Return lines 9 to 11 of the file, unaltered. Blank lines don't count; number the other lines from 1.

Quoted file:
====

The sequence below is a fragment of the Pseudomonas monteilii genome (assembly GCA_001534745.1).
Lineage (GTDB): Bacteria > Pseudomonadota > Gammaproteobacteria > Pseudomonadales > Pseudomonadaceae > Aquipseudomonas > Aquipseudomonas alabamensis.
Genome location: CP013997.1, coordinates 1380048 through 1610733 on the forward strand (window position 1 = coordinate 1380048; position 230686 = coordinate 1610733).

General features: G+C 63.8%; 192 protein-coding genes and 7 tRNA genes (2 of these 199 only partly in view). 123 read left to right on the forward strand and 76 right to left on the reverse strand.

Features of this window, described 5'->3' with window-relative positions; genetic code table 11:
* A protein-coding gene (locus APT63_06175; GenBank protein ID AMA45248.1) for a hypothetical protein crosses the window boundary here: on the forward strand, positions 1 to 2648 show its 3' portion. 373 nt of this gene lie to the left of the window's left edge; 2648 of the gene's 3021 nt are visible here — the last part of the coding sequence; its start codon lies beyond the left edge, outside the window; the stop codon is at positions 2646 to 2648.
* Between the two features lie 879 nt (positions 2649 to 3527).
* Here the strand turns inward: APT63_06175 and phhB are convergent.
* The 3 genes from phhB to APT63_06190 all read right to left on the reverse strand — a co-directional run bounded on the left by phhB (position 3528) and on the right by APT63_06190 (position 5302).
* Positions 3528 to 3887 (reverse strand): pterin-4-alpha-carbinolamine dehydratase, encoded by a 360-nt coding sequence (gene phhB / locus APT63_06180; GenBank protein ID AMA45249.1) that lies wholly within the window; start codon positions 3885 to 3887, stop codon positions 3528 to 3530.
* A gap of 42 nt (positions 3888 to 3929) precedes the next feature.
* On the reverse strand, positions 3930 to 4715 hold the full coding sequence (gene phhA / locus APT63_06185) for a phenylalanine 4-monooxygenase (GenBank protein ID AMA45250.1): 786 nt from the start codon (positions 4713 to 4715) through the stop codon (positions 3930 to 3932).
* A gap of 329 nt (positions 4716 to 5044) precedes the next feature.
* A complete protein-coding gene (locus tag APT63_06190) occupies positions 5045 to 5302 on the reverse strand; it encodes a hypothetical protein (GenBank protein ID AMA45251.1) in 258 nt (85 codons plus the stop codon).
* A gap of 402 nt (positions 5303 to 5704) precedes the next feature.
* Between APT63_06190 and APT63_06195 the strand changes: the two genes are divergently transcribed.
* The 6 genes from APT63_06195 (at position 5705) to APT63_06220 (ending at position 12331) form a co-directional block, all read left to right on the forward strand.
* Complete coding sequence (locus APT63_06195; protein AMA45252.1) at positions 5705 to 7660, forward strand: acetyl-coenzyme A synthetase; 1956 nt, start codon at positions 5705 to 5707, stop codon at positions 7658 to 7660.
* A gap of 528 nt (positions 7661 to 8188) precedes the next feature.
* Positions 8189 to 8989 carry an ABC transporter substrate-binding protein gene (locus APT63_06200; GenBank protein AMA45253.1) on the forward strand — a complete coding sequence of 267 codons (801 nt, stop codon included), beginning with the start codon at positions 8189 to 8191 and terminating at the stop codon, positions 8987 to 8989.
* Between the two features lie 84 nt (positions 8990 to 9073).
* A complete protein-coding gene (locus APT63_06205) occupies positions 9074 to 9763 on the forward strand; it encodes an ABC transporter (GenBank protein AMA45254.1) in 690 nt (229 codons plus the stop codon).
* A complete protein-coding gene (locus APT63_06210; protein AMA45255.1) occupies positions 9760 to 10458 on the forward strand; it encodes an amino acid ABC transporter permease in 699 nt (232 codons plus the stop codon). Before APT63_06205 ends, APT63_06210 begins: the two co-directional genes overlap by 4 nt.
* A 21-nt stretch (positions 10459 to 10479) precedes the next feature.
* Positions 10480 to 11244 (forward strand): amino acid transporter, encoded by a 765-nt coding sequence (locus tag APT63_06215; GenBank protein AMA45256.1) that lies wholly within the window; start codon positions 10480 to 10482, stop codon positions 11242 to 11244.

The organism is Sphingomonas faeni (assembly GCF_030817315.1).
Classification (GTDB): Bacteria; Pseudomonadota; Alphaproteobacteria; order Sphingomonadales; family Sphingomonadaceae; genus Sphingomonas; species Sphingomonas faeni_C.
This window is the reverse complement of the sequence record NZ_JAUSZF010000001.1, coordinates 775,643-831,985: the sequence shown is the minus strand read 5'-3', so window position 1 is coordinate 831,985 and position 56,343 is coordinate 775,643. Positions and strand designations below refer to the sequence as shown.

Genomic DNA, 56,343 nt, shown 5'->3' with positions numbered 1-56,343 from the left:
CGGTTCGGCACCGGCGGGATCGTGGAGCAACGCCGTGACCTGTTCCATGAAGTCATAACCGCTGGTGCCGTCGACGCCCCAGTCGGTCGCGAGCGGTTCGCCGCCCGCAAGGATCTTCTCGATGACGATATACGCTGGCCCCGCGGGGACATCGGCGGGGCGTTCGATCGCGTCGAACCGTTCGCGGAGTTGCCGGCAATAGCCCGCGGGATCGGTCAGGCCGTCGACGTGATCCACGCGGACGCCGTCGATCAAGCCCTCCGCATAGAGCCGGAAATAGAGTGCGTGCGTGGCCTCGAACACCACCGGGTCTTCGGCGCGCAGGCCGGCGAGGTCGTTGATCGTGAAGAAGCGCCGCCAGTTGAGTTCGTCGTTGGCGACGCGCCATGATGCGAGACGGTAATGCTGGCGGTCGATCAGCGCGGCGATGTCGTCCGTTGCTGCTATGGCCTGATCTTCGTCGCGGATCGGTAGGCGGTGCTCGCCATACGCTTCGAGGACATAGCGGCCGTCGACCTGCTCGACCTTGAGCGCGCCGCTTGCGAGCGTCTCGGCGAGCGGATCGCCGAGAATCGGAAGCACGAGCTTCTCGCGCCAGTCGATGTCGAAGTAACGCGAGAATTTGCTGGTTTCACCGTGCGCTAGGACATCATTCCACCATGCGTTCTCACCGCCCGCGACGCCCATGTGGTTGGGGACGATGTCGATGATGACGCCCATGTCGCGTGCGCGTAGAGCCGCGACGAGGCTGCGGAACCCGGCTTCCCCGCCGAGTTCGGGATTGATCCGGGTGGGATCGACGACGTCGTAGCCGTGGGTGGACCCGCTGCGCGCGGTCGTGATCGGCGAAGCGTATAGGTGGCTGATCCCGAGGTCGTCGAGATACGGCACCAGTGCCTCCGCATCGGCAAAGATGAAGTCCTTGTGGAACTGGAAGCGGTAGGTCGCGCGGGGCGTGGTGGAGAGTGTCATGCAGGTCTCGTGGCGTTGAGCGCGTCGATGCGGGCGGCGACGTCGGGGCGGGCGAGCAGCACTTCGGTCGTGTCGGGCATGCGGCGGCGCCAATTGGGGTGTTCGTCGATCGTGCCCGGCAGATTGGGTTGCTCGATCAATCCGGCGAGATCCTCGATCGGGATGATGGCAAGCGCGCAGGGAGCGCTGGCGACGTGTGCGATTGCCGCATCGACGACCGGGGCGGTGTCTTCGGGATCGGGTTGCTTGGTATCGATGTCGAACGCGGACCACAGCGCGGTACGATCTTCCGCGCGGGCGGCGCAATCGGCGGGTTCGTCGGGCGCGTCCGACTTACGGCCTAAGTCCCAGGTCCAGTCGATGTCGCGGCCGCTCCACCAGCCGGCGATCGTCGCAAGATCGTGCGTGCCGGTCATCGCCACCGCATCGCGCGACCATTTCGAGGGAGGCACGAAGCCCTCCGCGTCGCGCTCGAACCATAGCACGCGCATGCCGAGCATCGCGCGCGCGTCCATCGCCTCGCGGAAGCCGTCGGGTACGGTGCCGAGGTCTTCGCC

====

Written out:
* The 3 genes from phhB to APT63_06190 all read right to left on the reverse strand — a co-directional run bounded on the left by phhB (position 3528) and on the right by APT63_06190 (position 5302).
* Positions 3528 to 3887 (reverse strand): pterin-4-alpha-carbinolamine dehydratase, encoded by a 360-nt coding sequence (gene phhB / locus APT63_06180; GenBank protein ID AMA45249.1) that lies wholly within the window; start codon positions 3885 to 3887, stop codon positions 3528 to 3530.
* A gap of 42 nt (positions 3888 to 3929) precedes the next feature.